The first is a device called Nano SRT. This bioelectric assessment and therapeutic tool first identifies physical stressors – chemical, biological and environmental – that may be a drag on health. It provides a report showing the substances and substance groups identified, severity levels and the likelihood of negative health effects stemming from the stressors. It can then be used to help correct the body’s response to them by recalibrating the body’s response via frequencies developed as a result of the biofeedback test. Unique to each individual, they’re transmitted by LED light to various meridian points on the body. Nutritional support and supplementation are also used to help restore balance.

The process is safe, non-invasive, fast and painless. Typically, treatment takes from 6 to 8 visits – one for the initial evaluation and then several follow-up visits to monitor changes and make adjustments as needed.

You can learn more about the device here.

The other new scanning tool we use is ZYTO, which gives us a glimpse of the body’s internal communications. Focusing on this gives us another way work with you to develop a proper protocol of nutrition, supplementation and other lifestyle adjustments to improve physical function and overall health and wellness. As the manufacturer explains,

By interacting energetically with your body the ZYTO software will essentially ‘ask your body questions’ and record your body’s responses or ‘answers’. Information gathered in this way can help you be more proactive about your health and help you and your healthcare provider make better decisions regarding your healthcare.

The ZYTO scan is safe, easy and, most importantly, accurate. One pilot study (PDF) showed an 87% “congruity in the disease assessment” between scan results and those from conventional diagnostic workups. The study’s authors include Dr. William Tiller, esteemed researcher and author of Science and Human Transformation, an exploration of the effects of subtle energies on human consciousness.

You can learn more about ZYTO here.

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Filed under Biological Dentistry, Diet & Nutrition

Should You Be Concerned About Aluminum Oxide in Dental Restorations?

Earlier this week, my colleague Dr. Gary Verigin, ran my article on oil pulling as a guest post on his blog, Know Thy Health. In return, he’s allowed me to share his article:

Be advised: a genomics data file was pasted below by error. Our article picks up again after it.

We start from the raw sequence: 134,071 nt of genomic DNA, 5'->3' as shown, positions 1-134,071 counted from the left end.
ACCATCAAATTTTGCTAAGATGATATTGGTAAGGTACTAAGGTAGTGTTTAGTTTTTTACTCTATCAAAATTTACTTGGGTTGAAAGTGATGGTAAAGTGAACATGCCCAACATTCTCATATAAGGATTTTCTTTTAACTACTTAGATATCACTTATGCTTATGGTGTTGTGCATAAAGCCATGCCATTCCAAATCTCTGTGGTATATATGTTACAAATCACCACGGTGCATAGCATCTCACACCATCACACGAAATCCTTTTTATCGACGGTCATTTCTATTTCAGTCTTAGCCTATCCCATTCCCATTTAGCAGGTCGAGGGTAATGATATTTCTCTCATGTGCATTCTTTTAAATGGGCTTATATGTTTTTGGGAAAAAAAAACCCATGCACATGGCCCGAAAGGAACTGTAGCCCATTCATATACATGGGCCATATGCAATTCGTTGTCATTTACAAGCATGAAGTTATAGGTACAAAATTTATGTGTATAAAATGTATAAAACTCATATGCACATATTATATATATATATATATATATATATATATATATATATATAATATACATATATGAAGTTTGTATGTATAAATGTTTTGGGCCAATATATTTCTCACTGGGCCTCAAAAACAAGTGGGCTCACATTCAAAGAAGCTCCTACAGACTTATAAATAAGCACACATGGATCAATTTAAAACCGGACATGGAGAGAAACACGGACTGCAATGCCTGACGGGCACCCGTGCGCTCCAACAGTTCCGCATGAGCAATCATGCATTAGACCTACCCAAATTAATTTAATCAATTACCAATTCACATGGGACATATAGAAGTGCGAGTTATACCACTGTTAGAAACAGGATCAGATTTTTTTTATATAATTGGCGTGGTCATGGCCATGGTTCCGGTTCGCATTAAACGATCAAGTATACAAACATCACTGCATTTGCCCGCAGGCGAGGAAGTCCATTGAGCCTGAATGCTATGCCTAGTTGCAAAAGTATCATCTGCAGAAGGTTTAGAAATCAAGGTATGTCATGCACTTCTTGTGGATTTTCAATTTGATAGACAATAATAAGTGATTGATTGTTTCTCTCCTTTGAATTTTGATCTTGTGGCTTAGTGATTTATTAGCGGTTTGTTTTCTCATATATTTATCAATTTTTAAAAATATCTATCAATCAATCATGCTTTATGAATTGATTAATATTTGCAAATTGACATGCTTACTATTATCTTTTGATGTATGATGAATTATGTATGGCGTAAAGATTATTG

Is There Really Such a Thing as “Metal-Free Dentistry”?

By Gary M. Verigin, DDS, CTN

As more people become aware of the health risks of mercury amalgam fillings, you see more dental practices marketing themselves as “metal-free.” Sounds great, no?

It’s also inaccurate – and not just because these dentists often do place metal restorations such as gold crowns. As dental materials expert Jess Clifford has noted, “There is no such creation as a metal-free restorative” – not even tooth-colored restorations. All modern composites, glass ionomers (dental cements), porcelain and ceramics contain some metal. It’s not that “metal-free” dental offices are trying to mislead you. They just seem to be using it as shorthand for “mercury-free dentistry.”

But it’s still inaccurate.

And it makes it very easy to think of just about any non-precious metal as dangerous. Consider, for instance, this excerpt from an article on the website of Dr. Hal Huggins, a pioneer in the fight against dental mercury:

I became curious about the composition of porcelain crowns and called one of the manufacturers. I was told their porcelain was pure ceramic. Thanks. I called another and asked what their ceramic was made out of. Porcelain I was told. I called another and asked what their porcelain ceramic was made out of. Natural products. Knowing that mercury was “natural” I went to scientists other than manufacturers. Natural porcelain ceramic is made from clay B kaolin specifically B which is 45 percent aluminum oxide. Oh! So porcelain crowns are really aluminum. The aluminum does come out of the crown and I have personally seen some tragic cases of poisoning from dental porcelain ceramic aluminum crowns. Obviously not everyone has violent reactions, but when they occur, it is not a happy site [sic].

Scary, no? Makes you want to avoid porcelain all together, doesn’t it? There’s just one problem: aluminum oxide is a benign form of the element. As Clifford explains, while aluminum in its “fully reduced (shiny metal) form…will react with a vast number of chemical constituents,” some of which are highly toxic,

not all forms of aluminum are readily reactive, nor do they have appreciable toxicity concerns. In order to be a toxic problem, aluminum must be ionizable or dissociable or otherwise available to bind chemically with tissue constituents. If the aluminum does not have opportunity to chemically separate and bind, toxic constituents are simply not formed. [emphasis added]

In short, it’s not the metal itself but the kind of metal that matters. According to Clifford, “benign” forms of aluminum include alumina and aluminosilicate, in addition to aluminum oxide.

In such fully oxidized forms, the aluminum is either completely bound, or is part of a chemical matrix in crystalline lattice form, or both. Some common occurrences of these forms of aluminum are quartz, mica, feldspar, opal, glass and basic sand. While it is technically possible to force aluminum to chemically separate from any of these materials, it would require extreme furnace heat or high irradiation energy. These conditions are not commensurate with life and tissue survival.